BRC: Nick's nephew helps him with this case by providing him with a pivotal clue, but he shares it in an interesting way with a drawing in a comic. What inspired you to want to use a comic in your work?

JF: When I was a kid, I was obsessed with comics. Before I wanted to be a writer, I wanted to draw cartoons. Over the past few years, it’s been really exciting to see the rebirth of comics as “graphic novels,” and I’ve been very impressed with the work that authors like Brad Meltzer, Michael Chabon, Gregg Hurwitz and others are doing in the field. It seemed natural to give Gabe some of my own adolescent interests, although we don’t share the same taste in music.

BRC: I have read that you actually developed a copy of this comic for your readers. What can you tell us about this?

JF: Yes --- it’s a short comic called THE COWL, based on the story in VANISHED. Brian Azzarello wrote it, and it was illustrated by a wonderful Spanish artist named Benito Gallego. I met Azz at last year’s Bouchercon, along with some of the guys from DC Comics, and it occurred to me that it could be great to have a comic book that was not only a tie-in with VANISHED, but an actual clue to the book’s central mystery. I pitched the idea to Will Dennis, Senior Editor at DC Comics, and he didn’t laugh at me; he helped me find Benito, and make the dream a reality. I love how it turned out, it’s a childhood dream come true. (Readers can see the comic book for themselves and read more about its backstory at

BRC: Do you ever have trouble with what is popularly known as “writer’s block”? If so, what method(s) do you utilize to break through it? And how do you keep your creative batteries recharged?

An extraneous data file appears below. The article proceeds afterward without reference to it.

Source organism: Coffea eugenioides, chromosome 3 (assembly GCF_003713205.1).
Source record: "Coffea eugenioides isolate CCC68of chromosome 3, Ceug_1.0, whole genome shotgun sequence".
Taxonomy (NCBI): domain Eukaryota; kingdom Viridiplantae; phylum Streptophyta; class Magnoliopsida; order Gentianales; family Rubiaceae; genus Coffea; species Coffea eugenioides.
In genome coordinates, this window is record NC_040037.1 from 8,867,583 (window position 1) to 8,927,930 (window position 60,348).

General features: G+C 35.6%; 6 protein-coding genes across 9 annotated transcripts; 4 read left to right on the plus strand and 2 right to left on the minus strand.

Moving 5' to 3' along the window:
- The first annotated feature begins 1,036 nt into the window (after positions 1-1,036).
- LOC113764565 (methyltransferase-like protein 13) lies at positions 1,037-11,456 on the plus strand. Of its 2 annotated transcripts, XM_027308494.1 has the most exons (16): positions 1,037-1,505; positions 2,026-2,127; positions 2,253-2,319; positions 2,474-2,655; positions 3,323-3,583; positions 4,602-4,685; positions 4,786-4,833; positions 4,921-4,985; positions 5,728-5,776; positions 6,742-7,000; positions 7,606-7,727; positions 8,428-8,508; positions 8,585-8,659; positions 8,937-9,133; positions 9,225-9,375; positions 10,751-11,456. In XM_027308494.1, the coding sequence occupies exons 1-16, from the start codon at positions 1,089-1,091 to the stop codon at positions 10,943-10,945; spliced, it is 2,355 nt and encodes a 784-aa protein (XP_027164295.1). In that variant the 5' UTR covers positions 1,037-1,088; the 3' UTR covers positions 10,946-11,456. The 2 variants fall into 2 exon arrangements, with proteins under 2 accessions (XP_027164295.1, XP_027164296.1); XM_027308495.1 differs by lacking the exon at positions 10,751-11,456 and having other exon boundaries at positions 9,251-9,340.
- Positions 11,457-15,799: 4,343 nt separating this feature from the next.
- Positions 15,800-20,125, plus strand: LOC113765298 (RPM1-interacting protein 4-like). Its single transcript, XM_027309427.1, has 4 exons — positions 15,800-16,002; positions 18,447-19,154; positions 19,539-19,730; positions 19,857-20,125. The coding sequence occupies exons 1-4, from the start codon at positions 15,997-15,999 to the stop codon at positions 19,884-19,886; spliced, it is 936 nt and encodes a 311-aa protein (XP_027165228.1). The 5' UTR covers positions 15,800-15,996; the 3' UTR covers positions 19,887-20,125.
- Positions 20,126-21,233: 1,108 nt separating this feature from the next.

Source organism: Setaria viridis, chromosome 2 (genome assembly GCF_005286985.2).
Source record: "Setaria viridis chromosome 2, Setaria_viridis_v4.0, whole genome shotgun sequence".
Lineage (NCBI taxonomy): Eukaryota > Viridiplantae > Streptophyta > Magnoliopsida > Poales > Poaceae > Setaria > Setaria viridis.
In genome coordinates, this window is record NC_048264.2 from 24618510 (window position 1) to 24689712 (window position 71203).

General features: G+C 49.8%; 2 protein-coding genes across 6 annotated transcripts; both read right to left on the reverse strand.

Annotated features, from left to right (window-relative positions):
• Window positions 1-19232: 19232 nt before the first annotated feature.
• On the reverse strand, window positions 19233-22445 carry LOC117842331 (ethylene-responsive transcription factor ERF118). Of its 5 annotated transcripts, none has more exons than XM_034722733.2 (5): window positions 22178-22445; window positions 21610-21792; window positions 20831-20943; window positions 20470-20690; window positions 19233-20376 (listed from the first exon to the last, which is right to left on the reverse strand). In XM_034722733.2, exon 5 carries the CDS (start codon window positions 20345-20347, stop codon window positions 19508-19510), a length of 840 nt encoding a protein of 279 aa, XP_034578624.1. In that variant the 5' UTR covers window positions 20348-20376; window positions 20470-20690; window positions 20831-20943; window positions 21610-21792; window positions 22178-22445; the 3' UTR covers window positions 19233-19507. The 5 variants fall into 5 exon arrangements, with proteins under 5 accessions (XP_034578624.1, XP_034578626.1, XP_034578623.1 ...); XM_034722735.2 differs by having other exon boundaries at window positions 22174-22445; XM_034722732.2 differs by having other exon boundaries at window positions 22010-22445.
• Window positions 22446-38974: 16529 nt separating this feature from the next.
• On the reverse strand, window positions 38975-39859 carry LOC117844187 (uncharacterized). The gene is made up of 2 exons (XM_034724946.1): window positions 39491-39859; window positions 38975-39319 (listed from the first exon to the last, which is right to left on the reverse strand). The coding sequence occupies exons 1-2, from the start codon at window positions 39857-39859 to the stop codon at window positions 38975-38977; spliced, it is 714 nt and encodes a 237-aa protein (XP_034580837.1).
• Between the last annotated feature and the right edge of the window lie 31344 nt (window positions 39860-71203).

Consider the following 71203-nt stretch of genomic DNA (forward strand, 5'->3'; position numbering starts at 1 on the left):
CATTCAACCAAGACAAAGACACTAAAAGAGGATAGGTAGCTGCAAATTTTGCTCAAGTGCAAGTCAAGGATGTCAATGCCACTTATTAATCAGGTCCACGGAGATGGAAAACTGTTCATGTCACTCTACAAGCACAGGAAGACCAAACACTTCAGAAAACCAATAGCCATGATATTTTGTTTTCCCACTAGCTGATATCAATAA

JF: Writing’s a job, and you have to go to work every day, the same way as you would do any other job. I always say, plumbers don’t get plumber’s block and chefs don’t get chef’s block. So no, I don’t get writer’s block; I keep writing, and if I have to revise it later, I revise it later.

What I do get, sometimes, is distracted. I sit down at my desk, and there are 10 things I’d rather do than write: answer e-mails, respond to Twitter messages, see what my friends (or my daughter and her friends) are doing on Facebook, research one more cool way to trace a cell phone. That’s why I have to have a deadline. I also have a giant hourglass on my desk that I use to measure out stretches of writing time; while the sands are running, I can’t be doing anything but writing.

As far as the creative batteries go, thank goodness that’s not a problem for me. In fact, I’d say I almost have the opposite problem, of too many ideas --- “Well, what if this happened? No, what if it was this? Wait, how about this?” It’s a matter of choosing which way this particular story’s going to go, and being content to save other ideas for future books.

BRC: What can readers expect from Nick in future installments? Have the next three books in the series already been plotted? When will the second one be out?

JF: The second one will be out about this time next year; I’m finishing it now. What I can tell you is that it takes Nick into a new phase of his career, although he’ll still be working with Dorothy, and it’ll take him out of the United States, to more exotic locales. The biggest change is that Nick’s going to move to Boston, the city where he grew up (and where I happen to live…I’m no idiot). I’ve got plenty of ideas for books three and four, but I’m not talking.